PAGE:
Seed Grants for CAS faculty

Top row from left: Cecilia Rodriguez-Furlan, Marlene Gaynair, Anjali Sharma. Bottom row from left: Change Liu, Hillary Mellinger.

Five College of Arts & Sciences received a 2023 New Faculty Seed Grant from the WSU Office of Research. The grant program supports junior faculty in developing research, scholarly, or creative programs that lead to sustained professional development and external funding. The program is sponsored by the Office of Research and the Office of the Provost. 

The CAS 2023 New Faculty Seed Grant recipients are: 

Cecilia Rodriguez-Furlan in the School of Biological Sciences will develop a novel approach to label RAB7-specific interactors in planta and facilitate identification to bring researchers one step closer to producing stress-resilient crops that can withstand the effects of climate change.

Marlene Gaynair in the Department of History will focus on Jamaicans in Toronto and New York City to understand the construction of race, identity, and citizenship, both in Canada and the United States and the Atlantic world. In doing so, Gaynair will seek to facilitate a better understanding of immigrants in urban spaces. Additionally, the project will investigate the cultural and social history of food and drink in the Atlantic world to understand how colonialism, imperialism, and migration transfer and develop our culinary practices and how we are connected and defined through local and national cuisines.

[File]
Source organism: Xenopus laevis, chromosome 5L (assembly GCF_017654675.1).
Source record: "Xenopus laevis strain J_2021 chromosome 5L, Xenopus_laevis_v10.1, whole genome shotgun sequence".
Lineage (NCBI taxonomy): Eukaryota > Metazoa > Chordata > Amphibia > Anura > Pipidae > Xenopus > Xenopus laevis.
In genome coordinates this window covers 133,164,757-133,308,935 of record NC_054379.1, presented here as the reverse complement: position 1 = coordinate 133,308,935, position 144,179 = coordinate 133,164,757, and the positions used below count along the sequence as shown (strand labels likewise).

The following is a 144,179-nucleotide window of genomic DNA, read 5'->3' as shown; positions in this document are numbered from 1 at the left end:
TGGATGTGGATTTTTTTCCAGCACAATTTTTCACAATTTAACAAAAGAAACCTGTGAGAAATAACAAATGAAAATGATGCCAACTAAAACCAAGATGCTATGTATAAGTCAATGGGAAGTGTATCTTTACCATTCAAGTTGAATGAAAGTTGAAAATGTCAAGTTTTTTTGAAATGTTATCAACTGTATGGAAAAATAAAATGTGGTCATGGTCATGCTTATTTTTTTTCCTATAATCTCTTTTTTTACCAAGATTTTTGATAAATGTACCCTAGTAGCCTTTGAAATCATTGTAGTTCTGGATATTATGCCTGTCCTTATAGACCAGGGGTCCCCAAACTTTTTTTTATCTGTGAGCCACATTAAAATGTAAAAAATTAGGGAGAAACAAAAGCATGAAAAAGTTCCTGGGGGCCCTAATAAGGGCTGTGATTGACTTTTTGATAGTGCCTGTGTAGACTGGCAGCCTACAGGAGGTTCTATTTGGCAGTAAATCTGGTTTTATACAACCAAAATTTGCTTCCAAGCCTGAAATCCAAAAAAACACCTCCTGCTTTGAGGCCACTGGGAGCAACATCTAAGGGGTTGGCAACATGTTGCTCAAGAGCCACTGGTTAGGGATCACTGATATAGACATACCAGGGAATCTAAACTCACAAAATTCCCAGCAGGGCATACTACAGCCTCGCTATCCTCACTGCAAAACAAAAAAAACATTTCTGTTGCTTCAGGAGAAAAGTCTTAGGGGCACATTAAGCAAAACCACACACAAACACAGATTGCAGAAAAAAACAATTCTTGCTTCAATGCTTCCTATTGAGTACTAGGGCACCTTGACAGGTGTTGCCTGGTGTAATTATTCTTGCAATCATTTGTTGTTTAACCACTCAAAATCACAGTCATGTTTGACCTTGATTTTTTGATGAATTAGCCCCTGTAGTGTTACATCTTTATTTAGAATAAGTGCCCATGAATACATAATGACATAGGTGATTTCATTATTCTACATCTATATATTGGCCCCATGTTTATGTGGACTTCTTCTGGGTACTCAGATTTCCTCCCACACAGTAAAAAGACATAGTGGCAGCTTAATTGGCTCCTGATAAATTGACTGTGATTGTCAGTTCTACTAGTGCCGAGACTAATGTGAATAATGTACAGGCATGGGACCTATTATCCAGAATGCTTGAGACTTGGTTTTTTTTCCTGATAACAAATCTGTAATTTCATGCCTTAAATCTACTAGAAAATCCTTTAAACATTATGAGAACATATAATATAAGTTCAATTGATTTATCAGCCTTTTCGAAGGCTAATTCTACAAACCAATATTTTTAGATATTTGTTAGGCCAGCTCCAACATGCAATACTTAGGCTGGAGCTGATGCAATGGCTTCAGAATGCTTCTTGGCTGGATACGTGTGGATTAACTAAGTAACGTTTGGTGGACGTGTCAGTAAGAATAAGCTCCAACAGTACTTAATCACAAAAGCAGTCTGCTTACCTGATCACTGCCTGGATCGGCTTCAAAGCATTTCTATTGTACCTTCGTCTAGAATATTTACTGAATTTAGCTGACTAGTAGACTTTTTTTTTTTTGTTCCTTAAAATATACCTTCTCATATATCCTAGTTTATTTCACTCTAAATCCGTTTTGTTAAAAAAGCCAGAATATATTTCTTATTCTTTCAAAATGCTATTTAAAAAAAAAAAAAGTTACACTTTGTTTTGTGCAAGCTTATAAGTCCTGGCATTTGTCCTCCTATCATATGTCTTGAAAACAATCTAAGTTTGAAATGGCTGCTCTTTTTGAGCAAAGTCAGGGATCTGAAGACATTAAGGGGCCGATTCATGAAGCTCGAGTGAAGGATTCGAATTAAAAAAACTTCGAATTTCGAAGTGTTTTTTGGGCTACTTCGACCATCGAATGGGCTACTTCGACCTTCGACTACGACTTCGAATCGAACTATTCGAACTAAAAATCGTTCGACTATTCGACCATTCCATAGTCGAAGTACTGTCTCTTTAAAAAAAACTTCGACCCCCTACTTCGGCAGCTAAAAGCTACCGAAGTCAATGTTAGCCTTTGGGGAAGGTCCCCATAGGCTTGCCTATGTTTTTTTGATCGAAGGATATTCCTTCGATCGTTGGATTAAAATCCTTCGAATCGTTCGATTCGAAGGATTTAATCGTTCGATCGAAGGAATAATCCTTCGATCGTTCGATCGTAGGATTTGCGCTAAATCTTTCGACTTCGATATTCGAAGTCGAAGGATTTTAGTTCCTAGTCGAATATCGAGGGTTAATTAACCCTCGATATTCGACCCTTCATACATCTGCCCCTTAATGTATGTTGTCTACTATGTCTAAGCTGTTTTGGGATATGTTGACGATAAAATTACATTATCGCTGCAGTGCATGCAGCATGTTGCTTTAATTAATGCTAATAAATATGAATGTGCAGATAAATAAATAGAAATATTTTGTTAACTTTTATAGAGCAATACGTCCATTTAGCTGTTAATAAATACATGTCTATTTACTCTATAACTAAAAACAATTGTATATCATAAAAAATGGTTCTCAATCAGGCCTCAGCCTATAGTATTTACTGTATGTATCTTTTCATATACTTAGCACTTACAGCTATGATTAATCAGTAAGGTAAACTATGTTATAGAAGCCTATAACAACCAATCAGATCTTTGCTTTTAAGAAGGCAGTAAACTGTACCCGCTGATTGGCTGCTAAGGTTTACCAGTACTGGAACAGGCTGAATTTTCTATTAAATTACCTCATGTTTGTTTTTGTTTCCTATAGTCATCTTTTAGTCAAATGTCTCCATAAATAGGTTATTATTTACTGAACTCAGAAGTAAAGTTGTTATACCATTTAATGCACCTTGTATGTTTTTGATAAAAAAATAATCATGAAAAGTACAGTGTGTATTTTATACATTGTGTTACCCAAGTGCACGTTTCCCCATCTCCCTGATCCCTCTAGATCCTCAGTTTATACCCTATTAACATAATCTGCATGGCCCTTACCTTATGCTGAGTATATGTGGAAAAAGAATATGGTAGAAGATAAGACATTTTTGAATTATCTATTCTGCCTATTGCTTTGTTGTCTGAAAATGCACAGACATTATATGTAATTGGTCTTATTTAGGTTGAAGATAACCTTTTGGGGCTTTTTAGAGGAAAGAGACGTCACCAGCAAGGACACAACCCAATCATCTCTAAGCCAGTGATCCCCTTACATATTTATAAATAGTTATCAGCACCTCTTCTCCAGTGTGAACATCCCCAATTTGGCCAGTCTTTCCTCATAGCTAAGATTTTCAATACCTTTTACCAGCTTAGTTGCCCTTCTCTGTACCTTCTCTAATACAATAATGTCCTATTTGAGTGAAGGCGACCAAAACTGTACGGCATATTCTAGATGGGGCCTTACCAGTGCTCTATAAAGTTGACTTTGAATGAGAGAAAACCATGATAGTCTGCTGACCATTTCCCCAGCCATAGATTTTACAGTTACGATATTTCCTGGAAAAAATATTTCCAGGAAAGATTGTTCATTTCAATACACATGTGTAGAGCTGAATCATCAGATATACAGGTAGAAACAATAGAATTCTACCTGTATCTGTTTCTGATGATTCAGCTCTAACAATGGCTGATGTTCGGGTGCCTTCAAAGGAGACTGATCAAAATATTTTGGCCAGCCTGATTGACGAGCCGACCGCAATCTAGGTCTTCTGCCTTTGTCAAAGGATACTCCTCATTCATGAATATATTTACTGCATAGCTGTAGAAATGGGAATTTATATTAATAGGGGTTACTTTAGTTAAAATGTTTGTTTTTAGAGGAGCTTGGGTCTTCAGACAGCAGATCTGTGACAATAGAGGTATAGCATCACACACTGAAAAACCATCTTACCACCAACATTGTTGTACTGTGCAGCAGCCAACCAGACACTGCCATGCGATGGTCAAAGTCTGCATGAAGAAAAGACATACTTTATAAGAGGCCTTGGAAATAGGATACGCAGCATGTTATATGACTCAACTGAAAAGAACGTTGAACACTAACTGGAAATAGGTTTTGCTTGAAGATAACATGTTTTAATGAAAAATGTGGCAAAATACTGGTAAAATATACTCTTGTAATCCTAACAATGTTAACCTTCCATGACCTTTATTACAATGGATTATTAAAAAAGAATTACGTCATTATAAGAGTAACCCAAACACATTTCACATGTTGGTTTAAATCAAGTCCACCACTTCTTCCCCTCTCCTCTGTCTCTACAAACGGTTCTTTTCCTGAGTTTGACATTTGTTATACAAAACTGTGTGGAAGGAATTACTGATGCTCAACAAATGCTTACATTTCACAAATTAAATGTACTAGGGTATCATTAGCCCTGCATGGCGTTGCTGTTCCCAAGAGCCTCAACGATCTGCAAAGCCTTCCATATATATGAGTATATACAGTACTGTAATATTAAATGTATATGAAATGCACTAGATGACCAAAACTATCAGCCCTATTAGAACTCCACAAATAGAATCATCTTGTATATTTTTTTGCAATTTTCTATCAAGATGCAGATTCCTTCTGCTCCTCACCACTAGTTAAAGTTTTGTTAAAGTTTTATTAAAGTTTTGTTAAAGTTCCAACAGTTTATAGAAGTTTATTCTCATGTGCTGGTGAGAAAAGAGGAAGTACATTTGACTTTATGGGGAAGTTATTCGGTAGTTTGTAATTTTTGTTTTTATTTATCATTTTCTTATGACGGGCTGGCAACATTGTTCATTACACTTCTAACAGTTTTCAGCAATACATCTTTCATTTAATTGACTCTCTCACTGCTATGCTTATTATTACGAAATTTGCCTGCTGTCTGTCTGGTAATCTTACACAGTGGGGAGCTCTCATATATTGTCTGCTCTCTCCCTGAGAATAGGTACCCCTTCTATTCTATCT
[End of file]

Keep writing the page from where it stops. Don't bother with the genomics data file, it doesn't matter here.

Anjali Sharma in the Department of Chemistry will test whether targeted glycodendrimer nanoplatform (TgDN) has the potential to fill a critical gap in the treatment of advanced prostate cancer clinical care, which currently is an unmet medical need. 

Change Liu in the Department of Psychology will recruit 60 first-year racially minoritized students to participate in a 14-day Ecological Momentary Assessment study during their first semester to examine underlying real-time perceived stressors and promotive factors and how they influence the daily life, experiences, and psychological wellbeing of racially minorized students. The results will provide guidance for the development of intervention programs focused on enhancing promotive factors that can help racially minoritized students overcome the undesirable consequences of stress and improve their health and wellbeing. 

Hillary Mellinger in the Department of Criminal Justice and Criminology will analyze qualitative data collected in a mid-sized agrarian area of Washington in which Spanish is the second most spoken language after English to understand interpretation, language access, and cultural communication challenges that confront law enforcement agencies and the communities they serve. 

Read the full descriptions of these projects and meet all nine recipients.

By Karen Hunt, WSU News